In what is surely (not) a response to Donald Trump’s xenophobic policies, the Swedish environment ministry wants all living American lobsters banned from Europe. The country is hoping that the European Union’s committee on invasive species agrees that the shellfish threatens the wellbeing of smaller European lobsters, as well as coastal ecosystems in general.

American lobsters have been discovered in the coastal waters of Sweden and Great Britain, likely because they either escaped or were purposefully released after being shipped for European seafood markets. The suspicion is that people are putting crates of non-native lobsters into crates in the ocean in an effort to keep them alive longer.

Invasive species are bad for biodiversity — when they’re introduced into a new environment, then have a tendency to disrupt the natural order of things and leave the entire ecosystem poorer and less resilient as a result. But American lobsters are particularly scary for a few reasons. For one, they are bigger than their European counterparts, which makes it likely that they would outcompete them for food and other resources. And, like the Zika virus’ recent invasion of the Americas, the lobsters could bring foreign diseases for which the local species has no immunity. Finally, because lobsters are worth more alive than dead, it’s very difficult to prevent them from spreading around the globe without shutting down a lucrative seafood market.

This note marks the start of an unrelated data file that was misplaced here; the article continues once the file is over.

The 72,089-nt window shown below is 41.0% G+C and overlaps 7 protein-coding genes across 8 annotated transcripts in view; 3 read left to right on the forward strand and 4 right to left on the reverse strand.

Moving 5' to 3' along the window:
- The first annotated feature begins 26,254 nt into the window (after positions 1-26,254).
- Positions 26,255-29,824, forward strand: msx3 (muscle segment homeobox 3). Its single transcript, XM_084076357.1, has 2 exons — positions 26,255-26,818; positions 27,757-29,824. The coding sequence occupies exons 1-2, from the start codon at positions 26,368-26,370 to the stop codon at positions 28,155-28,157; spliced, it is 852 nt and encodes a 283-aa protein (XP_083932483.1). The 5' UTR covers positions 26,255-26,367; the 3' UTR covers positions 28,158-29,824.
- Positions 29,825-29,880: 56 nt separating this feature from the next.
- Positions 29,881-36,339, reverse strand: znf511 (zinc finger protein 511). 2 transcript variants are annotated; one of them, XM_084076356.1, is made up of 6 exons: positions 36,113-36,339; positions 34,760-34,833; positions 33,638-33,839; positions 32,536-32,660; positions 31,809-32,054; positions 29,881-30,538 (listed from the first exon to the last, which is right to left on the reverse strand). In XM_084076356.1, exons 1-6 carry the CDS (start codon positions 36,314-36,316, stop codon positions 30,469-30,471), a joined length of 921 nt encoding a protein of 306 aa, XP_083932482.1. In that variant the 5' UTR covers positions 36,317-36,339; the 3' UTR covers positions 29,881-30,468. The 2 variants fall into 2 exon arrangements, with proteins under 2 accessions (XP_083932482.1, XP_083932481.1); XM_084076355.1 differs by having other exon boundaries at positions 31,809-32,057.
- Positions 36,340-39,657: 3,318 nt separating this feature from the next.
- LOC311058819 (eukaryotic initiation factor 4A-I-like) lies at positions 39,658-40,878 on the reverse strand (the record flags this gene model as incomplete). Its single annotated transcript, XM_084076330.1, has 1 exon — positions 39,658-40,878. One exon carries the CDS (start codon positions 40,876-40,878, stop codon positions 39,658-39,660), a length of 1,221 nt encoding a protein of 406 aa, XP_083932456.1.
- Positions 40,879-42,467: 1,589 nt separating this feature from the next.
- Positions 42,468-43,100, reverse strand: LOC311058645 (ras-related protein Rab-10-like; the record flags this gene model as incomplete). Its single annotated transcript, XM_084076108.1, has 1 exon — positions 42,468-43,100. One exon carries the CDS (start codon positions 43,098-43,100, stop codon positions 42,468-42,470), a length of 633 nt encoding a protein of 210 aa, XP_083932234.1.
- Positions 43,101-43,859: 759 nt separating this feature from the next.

The European lobster.

And there’s the rub: The consequences of a ban on live American lobsters in Europe will impact a lot more than the environment. The European Union imports $134 million in American lobsters annually. Industry folk are understandably nervous. “They’ve found 32 lobsters in seven years,” says Geoff Irvine, head of the Lobster Council of Canada. “We’re skeptical that that could be called an invasion.”

Beth Casoni, executive director of the Massachusetts Lobstermen’s Association, went a step further, saying it’s the Europeans’ own fault if they release the live lobsters into the ecosystem. “They are the ones breaking the law. We don’t buy European species and let them free,” she told the Guardian.

If the ban were to go forward, it would not only burn the American and Canadian lobster industries, it would be a boon to European lobster harvesters. A ban would also hurt European consumers, who would no longer have access to fresh American lobsters. This, more than any environmental concern, could end up being the downfall of the Swedes’ proposal.

“Although some Northern European countries are supporting the Swedish request, it is highly likely that it will be opposed by many southern European countries who have been importing large volumes of North American lobster for many years with no environmental issues whatsoever,” according to Seafoodnews.com.